2. The only way to fix a system that is laid out poorly is to rebuild it, if you can
      4. Delays – the lengths of time relative to the rates of system changes
        1. A delay in the feedback process is critical relative to rates of change in the stocks that the feedback loop is trying to control
        2. High leverage point except that delays are not often easily changeable
        3. Usually easier to slow down the change rate so that inevitable feedback delays won’t cause much trouble or oscillations
      5. Balancing feedback loops – the strength of the feedback is important relative to the impacts they are trying to correct
        1. One of the big mistakes is removing these “emergency” response mechanisms because they aren’t often used and they appear to be costly. May be no effect in the short-term but in the long-term you drastically reduce the range of conditions over which the system can survive
        2. For people, this means reducing personal rest, recreation, socialization, meditation, etc. for short-term productivity over long-term health
      6. Reinforcing feedback loops – the strength of the gain of driving loops
        1. Reinforcing loops are sources of growth, explosion, erosion and collapse in systems
        2. Slowing the growth is usually a more powerful leverage point in systems than strengthening balancing loops and far more preferable than letting the reinforcing loop run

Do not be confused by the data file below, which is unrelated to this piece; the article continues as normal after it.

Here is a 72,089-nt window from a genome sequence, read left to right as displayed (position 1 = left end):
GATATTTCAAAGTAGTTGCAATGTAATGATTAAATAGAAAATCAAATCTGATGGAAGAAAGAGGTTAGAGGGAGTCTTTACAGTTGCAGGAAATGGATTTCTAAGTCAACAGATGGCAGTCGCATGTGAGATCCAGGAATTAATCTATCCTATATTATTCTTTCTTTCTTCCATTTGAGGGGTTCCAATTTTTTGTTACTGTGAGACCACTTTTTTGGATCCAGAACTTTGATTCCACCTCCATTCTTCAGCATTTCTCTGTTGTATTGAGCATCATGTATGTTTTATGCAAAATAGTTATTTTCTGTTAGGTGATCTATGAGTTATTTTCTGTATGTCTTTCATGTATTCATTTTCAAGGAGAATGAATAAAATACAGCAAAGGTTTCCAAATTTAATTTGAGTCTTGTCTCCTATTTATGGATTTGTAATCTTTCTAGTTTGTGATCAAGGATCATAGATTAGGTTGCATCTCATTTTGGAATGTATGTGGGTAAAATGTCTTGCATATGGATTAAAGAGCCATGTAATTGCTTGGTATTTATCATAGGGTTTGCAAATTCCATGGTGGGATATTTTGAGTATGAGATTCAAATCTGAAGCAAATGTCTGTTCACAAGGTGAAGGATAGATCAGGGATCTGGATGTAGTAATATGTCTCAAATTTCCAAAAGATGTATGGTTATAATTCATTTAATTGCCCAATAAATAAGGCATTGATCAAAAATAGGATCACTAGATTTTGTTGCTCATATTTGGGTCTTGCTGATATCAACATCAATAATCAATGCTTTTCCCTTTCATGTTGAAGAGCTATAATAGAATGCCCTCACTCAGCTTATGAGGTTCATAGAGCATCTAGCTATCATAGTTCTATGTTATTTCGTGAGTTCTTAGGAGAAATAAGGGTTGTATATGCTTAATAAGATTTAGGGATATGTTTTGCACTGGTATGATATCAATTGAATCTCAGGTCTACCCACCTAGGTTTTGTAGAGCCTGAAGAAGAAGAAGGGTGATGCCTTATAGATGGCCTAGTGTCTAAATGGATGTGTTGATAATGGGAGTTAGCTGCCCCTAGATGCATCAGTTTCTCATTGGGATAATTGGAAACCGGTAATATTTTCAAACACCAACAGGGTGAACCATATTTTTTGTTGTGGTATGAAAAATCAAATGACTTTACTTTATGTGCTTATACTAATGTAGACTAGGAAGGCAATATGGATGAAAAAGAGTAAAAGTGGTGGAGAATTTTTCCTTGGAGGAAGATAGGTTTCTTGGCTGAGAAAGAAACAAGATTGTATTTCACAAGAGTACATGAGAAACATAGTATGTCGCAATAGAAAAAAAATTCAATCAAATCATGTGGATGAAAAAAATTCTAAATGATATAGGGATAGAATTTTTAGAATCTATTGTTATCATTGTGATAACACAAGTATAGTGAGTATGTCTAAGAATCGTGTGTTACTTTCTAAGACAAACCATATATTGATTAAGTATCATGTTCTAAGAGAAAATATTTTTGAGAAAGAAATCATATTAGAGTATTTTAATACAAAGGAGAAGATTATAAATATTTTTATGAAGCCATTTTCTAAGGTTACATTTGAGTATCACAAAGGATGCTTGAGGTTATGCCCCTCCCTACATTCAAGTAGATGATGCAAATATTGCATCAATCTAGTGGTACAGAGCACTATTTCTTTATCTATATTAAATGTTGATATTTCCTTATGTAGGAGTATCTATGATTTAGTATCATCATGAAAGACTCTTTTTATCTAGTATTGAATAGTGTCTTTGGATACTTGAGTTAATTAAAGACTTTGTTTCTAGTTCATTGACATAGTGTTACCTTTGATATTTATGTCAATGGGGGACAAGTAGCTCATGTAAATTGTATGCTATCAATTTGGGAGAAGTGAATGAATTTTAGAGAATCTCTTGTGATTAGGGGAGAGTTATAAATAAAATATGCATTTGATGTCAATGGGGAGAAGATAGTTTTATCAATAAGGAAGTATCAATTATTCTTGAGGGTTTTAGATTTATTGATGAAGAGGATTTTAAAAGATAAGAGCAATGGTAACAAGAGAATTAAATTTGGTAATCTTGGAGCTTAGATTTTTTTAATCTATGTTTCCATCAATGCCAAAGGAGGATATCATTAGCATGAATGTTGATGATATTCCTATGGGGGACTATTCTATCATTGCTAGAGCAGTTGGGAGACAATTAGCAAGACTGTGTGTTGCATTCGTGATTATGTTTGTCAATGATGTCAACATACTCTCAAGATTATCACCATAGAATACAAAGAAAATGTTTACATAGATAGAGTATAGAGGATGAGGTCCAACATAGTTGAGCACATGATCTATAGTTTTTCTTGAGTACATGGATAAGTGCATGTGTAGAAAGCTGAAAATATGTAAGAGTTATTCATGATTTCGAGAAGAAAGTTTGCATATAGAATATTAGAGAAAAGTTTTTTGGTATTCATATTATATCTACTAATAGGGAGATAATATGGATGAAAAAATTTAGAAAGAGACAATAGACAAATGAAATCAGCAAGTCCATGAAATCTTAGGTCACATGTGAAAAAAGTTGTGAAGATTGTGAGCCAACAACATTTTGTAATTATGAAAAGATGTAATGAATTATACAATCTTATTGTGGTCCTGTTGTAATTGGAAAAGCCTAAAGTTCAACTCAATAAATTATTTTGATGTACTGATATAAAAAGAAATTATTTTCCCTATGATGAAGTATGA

7. Information flows – the structure of who does and does not have access to information
        1. A new feedback loop to a place it wasn’t going before
      8. Rules – incentives, punishments, constraints
        1. Rules are high leverage points. Power over rules is real power
        2. If you want to understand the deepest malfunctions of systems, pay attention to the rules and who has power over them
      9. Self-organization – the power to add, change or evolve system structure
        1. The ability to self-organize is the strongest form of system resilience as it can evolve and survive almost any change, by changing itself
      10. Goals – the purpose or function of the system
        1. Everything further down the list from physical stocks and flows, feedback loops, information flows, even self-organizing behavior will be twisted to conform to the goal
        2. Single players who can change the system goal can affect the whole system
      11. Paradigms – the mind-set out of which the system (it’s goals, structure, rules, delays, parameters) arises
        1. Paradigms are the source of systems and harder to change than anything else about the system
        2. Best chance to change paradigms is to keep pointing at the anomalies and failures in the old paradigm
        3. Must get outside the system and force you to see the system as a whole (Galilean Relativity)
      12. Transcending paradigms
        1. Keeping oneself unattached in the arena of paradigms, to stay flexible, to realize that no paradigm is “true” gives a tremendous source of perspective when dealing with systems
  26. Systems can’t be controlled but they can be designed and redesigned 
  27. Guidelines for living in a world of systems
    1. Get the beat of the system – observe how it behaves before disturbing it. Forces you to focus on facts and long-term behavior rather than rhetoric and theories
    2. Expose your mental models to the light of day – judicious testing of theories allows you to faster admit uncertainties and correct mistakes leading to more flexibility. Mental flexibility, the willingness to redraw boundaries, to notice that a system has shifted into a new mode, to see how to redesign structure, is a necessity when you live in a world of flexible systems